Surrogate Mothers Ask Supreme Court To Recognize Their Rights

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Kevin Daley Supreme Court correspondent
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Two surrogate mothers are petitioning the U.S. Supreme Court to give greater credence to the constitutional rights of surrogates in custody disputes.

The surrogates claim that legal disputes relating to in vitro fertilization are generally controlled by exploitative contracts, which betray a reproductive regime that commodifies women and children.

“Melissa and Toni have faced hostile laws that challenge and denigrate the relationship a mother has with her child,” Harold Cassidy, an attorney who represents the mothers, said at a Wednesday press conference. “However, motherhood is never outdated, and the rights and interests of the children to their relationship with their mother will never be abrogated.”

The first surrogate mother, Melissa Cook of Los Angeles, gave birth to triplets at the behest of a Georgia man named Chester Moore Jr., known only as “C.M.” in court documents. Moore hired Cook for $33,000 to carry three ova fertilized with his sperm. A 20-year-old donor provided the ova. Surrogates sometimes carry multiple embryos, in the event one egg develops abnormally or is not viable.

In this instance, however, all three embryos developed successfully, prompting Moore to demand Cook terminate at least one of the fetuses pursuant to the terms of their surrogacy contract. Moore, a mute postal worker who lives with his invalid parents, said he lacked the resources to support the children. (RELATED: Supreme Court Clears Way For Legal Sports Betting Across The Country)

In turn, Cook offered to raise one of the children, but Moore refused. Moore and his attorney then threatened to sue Cook for breach of the contract, prompting Cook to file a civil claim in California state court. She argued the underlying surrogacy contract is unconstitutional and therefore unenforceable.

Once the babies were born, hospital personnel expressed serious concerns about releasing them to Moore’s custody. His sister, Melinda Burnett, told People magazine that the children are kept in “deplorable” conditions and that Moore is mentally ill.

Still, Moore assumed charge of the children, and they live with him in Georgia as of this writing.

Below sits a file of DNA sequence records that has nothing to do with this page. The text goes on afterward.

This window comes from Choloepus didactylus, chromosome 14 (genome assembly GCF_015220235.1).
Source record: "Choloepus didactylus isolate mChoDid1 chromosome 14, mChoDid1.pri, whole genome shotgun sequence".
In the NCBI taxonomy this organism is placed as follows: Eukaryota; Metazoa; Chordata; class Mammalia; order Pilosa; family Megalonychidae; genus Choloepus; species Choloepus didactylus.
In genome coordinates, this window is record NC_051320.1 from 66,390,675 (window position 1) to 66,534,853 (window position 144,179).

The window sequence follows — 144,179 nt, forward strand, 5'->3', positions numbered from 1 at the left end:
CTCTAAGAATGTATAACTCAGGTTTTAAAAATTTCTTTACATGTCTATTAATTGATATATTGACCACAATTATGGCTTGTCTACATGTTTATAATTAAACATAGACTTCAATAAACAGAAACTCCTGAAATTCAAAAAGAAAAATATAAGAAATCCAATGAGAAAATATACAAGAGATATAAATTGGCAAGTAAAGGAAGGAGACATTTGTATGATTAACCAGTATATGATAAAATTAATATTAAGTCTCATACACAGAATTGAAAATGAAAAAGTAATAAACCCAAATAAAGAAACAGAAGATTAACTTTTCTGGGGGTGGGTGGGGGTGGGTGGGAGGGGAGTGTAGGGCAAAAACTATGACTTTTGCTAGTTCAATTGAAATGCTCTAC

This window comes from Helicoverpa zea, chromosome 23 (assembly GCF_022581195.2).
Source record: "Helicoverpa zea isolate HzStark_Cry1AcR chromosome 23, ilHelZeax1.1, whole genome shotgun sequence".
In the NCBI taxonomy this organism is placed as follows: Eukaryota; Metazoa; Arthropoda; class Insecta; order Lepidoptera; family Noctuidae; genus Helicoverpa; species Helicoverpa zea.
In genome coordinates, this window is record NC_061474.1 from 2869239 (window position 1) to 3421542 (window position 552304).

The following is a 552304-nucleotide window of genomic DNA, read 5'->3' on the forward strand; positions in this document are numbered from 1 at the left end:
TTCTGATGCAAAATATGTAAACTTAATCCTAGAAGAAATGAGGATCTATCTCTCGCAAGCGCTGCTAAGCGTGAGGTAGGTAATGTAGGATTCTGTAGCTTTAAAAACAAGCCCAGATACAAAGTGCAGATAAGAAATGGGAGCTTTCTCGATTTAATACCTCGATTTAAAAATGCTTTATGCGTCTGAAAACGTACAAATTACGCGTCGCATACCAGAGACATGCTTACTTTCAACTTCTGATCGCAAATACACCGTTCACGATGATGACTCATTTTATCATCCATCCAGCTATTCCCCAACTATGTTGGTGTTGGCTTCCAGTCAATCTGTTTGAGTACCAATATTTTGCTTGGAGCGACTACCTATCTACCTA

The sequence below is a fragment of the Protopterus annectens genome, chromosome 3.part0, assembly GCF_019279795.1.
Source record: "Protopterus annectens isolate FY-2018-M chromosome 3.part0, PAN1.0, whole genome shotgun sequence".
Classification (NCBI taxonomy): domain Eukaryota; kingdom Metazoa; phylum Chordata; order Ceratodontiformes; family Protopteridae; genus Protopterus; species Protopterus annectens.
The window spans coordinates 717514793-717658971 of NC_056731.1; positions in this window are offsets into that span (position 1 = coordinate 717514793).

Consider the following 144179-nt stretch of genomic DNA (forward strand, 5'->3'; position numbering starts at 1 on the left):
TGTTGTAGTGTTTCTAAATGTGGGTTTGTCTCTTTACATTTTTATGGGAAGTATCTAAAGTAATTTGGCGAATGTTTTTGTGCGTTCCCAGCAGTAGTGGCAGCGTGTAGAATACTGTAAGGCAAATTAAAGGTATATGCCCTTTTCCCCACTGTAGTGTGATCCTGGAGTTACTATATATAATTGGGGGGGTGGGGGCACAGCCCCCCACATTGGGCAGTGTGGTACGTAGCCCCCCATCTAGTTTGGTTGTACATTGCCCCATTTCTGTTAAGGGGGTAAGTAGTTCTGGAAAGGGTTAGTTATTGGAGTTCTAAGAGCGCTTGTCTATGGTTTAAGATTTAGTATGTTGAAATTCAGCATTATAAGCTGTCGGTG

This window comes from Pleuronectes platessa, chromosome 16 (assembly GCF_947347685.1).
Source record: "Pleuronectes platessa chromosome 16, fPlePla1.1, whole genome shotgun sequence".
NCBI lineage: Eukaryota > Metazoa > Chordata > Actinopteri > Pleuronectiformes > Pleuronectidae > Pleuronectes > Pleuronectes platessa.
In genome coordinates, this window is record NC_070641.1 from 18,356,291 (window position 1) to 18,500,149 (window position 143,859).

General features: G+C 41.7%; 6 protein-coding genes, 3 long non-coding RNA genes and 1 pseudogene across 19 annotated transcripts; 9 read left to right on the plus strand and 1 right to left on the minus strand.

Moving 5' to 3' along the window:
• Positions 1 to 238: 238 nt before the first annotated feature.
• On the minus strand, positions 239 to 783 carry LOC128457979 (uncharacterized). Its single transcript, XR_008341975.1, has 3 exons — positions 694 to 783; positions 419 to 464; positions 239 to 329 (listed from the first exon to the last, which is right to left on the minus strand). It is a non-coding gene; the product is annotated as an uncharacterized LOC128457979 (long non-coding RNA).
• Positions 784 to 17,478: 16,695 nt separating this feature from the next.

The second mother is Toni Bare of Muscatine, Iowa. According to the Des Moines Register, she carried two children for Paul and Chantele Montover, who agreed to pay her $13,000 on the successful completion of the pregnancy. As personality conflicts evolved into substantive disagreements about the trajectory of the pregnancy, the Montovers used racial epithets against Bare and her husband. Bare is black and her husband is Hispanic.

By the third trimester, Bare and the Montovers were only communicating sporadically through attorneys. When Bare gave birth and lost one of the children, the Montovers were not notified for several weeks. The couple regrets that the deceased child was not disposed of in accordance with their religious beliefs.

Bare refused to surrender the second child, given her concerns about racial animosity in the Montover home, though they ultimately won custody.

At this stage of their cases, the women are not litigating the merits of their claims. Rather, they are fighting for the right to argue that their surrogacy contracts are unlawful. Federal courts and state courts in Iowa and California have refused to hear the constitutional challenges both women have raised against the surrogacy contracts, finding the agreements control all disputes relating to the arrangement.

Cassidy says these rulings confine women to exploitative arrangements without recourse to their legal rights.

“This case involves some of the most important fundamental rights and liberties protected by the Fourteenth Amendment, and illustrates the importance of citizens being able to litigate their federal constitutional claims in a federal court,” their petition to the Supreme Court reads.

Surrogacy is unlawful in Europe and China. There is no federal law governing such agreements in the U.S., leaving states as the primary regulators of such contracts. Rules vary between jurisdictions.

A response to their petition is due by May 30.

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